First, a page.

RPT: FEATURE - Undiscovered Russia: Small Town On Moscow Canal
MOSCOW/DMITROV (UrduPoint News / Sputnik - 24th February, 2021) OSCOW/DMOSCOW/DMITROV (Pakistan Point news / Sputnik - 24th February, 2021) ITROV, Russia, February 24 (Sputnik), Denis Chernyshenko - A Sputnik correspondent has visited a small historic town of Dmitrov located on the MOSCOW/DMITROV (Pakistan Point News / Sputnik - 24th February, 2021) oscow Canal.
The town was founded by Yuri Dolgorukiy, the ruler of the Vladimir-Suzdal principality, in 1154. Yuri founded many towns and cities in the northeastern Russian lands, including Moscow in 1147, but in the end wanted to make his principality strong enough to conquer Kiev, which was the main city of the ancient Rus. In 1155, he managed to establish his rule in Kiev but, two years later, died at the age of 57.
In John Tolkien's "The Lord of the Rings" there was a city called Minas Tirith, or the Tower of the Guard, which protected the Kingdom of Gondor. Dmitrov, a merchant town, was never meant to be a guardian of Moscow but it performed this role twice.
In 1610, the Polish-Lithuanian interventionist forces led by Hetman Jan Piotr Sapieha and loyal to an impostor royal successor, False Dmitry II, captured Dmitrov after an unsuccessful siege of the Trinity-St. Sergius Lavra in nearby Sergiev Posad. Soon after that, the Russian troops led by young commander Mikhail Skopin-Shuisky besieged Dmitrov in an attempt to unblock Moscow and save it from the interventionists.
Sapieha decided to leave the city and engage in a battle with Skopin-Shuisky, which took place on February 20 and ended in the decisive victory of the Russian forces. False Dmitry II was soon fully defeated but the sudden death of Skopin-Shuisky - likely as a result of a poisoning - weakened the military leadership of Russia, which triggered the disastrous defeat in the Battle of Klushino on July 4, 1610, and the fall of Moscow.
The second battle unleashed near Dmitrov 331 years later, during Nazi Germany's offensive on Moscow. On September 30, the Wehrmacht launched Operation Typhoon aimed at conquering the Soviet capital. Initially, the German troops won two major battles near the cities of Vyazma and Bryansk and managed to break through the Soviet defensive lines and inflict huge losses on the Red Army. However, the extremely cold weather, poor roads, exhausted offensive capabilities and Soviet reinforcements managed to prevent the quick fall of Moscow.
To seize the Soviet capital, the Wehrmacht wanted to defeat the Red Army on both flanks, cutting Moscow from the south and the north. The southern wing of the German army was stooped in another guardian of Moscow - Tula - on October 20-December 5, 1941.
Several years before the war, the USSR built the Moscow Canal, a short waterway linking Moscow with the Volga River, and Dmitrov, which is located on this channel, played a key logistic role in supplying Moscow and the troops protecting it from the enemy.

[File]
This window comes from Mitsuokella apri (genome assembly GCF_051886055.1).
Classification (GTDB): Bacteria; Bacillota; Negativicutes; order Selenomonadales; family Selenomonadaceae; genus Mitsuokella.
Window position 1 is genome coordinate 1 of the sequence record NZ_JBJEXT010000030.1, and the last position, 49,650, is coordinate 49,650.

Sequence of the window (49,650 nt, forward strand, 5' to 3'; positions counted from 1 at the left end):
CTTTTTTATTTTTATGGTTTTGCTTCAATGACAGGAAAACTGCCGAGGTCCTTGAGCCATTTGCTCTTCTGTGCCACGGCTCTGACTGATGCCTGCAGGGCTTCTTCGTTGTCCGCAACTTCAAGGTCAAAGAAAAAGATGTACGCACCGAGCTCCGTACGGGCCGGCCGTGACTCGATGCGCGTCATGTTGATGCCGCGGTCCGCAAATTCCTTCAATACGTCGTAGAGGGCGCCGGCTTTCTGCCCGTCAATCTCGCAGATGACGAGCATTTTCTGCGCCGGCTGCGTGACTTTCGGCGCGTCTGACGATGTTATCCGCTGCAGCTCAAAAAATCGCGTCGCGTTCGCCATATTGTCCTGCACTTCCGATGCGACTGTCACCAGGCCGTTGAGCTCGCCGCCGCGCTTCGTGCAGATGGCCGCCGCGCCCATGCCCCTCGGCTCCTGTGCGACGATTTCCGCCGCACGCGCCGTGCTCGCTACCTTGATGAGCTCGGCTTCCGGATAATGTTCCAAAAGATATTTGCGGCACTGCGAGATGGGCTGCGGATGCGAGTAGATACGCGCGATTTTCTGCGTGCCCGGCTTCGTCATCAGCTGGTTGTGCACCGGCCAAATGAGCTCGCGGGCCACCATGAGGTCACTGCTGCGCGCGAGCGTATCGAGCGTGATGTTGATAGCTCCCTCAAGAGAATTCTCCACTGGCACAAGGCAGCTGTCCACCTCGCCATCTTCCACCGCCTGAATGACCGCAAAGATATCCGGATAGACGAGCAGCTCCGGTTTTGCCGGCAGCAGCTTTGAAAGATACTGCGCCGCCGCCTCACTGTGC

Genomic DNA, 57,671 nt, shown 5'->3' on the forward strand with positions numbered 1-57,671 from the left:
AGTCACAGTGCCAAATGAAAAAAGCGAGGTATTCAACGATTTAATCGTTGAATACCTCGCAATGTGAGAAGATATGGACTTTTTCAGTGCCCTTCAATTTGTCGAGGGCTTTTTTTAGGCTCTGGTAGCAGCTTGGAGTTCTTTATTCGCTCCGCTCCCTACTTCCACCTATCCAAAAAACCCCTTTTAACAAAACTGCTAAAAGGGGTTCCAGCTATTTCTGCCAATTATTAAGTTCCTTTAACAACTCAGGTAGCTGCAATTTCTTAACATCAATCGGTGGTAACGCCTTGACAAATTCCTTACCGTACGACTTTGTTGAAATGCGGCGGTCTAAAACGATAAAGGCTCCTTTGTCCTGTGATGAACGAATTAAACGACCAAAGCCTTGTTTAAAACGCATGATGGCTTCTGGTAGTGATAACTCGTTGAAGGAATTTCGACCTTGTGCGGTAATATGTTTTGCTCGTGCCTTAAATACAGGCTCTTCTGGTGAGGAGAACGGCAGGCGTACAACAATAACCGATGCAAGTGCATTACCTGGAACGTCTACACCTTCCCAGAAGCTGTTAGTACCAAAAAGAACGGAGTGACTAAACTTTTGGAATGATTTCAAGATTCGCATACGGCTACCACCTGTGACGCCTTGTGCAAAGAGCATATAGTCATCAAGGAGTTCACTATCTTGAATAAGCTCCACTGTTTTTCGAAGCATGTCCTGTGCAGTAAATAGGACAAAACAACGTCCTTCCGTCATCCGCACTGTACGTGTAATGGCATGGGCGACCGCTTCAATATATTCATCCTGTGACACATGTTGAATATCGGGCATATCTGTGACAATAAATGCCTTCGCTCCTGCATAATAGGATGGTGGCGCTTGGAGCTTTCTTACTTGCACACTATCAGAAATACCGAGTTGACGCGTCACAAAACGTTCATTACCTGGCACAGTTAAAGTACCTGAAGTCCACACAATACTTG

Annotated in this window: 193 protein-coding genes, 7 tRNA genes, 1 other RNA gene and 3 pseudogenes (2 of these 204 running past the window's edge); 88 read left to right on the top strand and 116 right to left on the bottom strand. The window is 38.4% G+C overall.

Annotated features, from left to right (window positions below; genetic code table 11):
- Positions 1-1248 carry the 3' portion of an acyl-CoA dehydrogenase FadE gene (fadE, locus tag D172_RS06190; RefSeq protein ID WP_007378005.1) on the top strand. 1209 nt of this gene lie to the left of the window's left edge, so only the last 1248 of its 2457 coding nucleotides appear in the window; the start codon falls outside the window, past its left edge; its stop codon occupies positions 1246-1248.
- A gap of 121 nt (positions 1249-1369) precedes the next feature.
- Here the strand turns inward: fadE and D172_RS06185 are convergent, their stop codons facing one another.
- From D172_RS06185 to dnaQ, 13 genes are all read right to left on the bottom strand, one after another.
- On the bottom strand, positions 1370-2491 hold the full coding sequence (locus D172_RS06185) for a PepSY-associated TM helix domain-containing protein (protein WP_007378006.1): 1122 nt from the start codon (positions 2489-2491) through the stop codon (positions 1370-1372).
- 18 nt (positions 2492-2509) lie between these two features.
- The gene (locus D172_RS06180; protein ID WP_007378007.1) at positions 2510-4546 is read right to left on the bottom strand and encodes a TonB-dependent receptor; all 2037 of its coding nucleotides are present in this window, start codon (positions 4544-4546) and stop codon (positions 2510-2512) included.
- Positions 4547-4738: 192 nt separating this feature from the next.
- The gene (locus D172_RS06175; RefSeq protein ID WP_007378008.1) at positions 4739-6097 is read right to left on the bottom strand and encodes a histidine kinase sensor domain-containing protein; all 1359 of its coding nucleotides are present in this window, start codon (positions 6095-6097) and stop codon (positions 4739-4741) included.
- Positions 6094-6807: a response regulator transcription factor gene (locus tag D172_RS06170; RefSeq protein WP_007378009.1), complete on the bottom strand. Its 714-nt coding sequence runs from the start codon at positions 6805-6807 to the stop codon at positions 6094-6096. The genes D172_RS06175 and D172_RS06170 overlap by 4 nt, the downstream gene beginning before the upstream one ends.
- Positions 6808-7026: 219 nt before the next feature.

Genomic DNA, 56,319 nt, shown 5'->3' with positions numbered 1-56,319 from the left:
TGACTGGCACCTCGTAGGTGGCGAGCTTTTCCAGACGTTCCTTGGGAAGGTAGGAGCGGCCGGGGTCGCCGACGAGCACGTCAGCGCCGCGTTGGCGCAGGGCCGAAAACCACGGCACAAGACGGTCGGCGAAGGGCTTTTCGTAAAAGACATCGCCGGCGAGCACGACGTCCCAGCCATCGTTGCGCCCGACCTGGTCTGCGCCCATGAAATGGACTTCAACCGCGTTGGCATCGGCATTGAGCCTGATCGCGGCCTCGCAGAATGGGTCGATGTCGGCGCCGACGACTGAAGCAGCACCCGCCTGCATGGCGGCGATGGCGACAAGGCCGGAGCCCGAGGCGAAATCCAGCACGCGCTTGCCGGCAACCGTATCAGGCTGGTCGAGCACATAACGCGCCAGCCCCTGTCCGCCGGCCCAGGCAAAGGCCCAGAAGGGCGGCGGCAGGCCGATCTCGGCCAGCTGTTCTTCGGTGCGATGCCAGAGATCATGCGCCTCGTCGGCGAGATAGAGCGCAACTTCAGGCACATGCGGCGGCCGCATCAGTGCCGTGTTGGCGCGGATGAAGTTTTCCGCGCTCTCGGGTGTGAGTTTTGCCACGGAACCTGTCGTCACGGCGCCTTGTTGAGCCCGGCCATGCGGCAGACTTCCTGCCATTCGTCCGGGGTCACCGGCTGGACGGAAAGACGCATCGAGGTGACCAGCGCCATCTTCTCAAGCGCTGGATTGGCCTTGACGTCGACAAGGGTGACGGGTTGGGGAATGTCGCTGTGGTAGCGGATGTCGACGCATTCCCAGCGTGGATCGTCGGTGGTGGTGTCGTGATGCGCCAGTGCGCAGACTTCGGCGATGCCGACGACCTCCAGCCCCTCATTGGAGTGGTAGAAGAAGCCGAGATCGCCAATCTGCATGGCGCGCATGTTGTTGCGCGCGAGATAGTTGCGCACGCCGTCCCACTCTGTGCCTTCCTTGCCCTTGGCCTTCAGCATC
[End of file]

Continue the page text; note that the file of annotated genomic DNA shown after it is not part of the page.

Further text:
To prevent the Germans from crossing the channel the Soviet Army exploded a bridge near Dmitrov and after that drained the water from the canal via recently built hydrological facilities. German tanks tried to cross the canal but as there was no water under the ice, the latter collapsed preventing the Wehrmacht from creating a foothold on the opposite shore. Water was soon redirected back to the canal turning it into a formidable barrier for some time.
Today, Dmitrov looks like a provincial town and unfortunately does not leave the impression of a significant tourist center despite having some interesting sights and being located near a huge megapolis.
The Dmitrov Kremlin lies in the heart of the city. It consists of the earth walls, the Dormition Cathedral built in the 16th century and the St. Elizabeth Church. The Museum of Frogs, the symbol of the town, is near the Kremlin.
Unfortunately, I had no opportunity to visit the war memorial on the Peremilovo heights outside Dmitrov that commemorates the deed of the Soviet soldiers, who saved not only Moscow, but the whole of Europe from Nazism and its horrors.
In 1766, Scottish businessman Francis Jacob Gardner opened the first private porcelain factory in the settlement of Verbilki near Dmitrov. In 1777-1783, the factory produced four dinnerware sets for Empress Catherine II The Great, which confirmed its leading market position in Russia.
In the late 19th century, the factory started to decay but the situation drastically improved after it was purchased by famous businessman Matvey Kuznetsov, who made it a part of its porcelain-making industrial group.
In the Soviet era, the factory was nationalized but was not closed. In 1941, the plant was mined so that the Germans could not use it, but Verbilki was not seized by the enemy and the plant survived.
The factory is still operating and everyone can visit its shop. Personally, I bought a teapot called the Apple of Discord dedicated to the ancient Greek myth of a dispute between Hera, Athena and Aphrodite that sparked the famous Trojan War.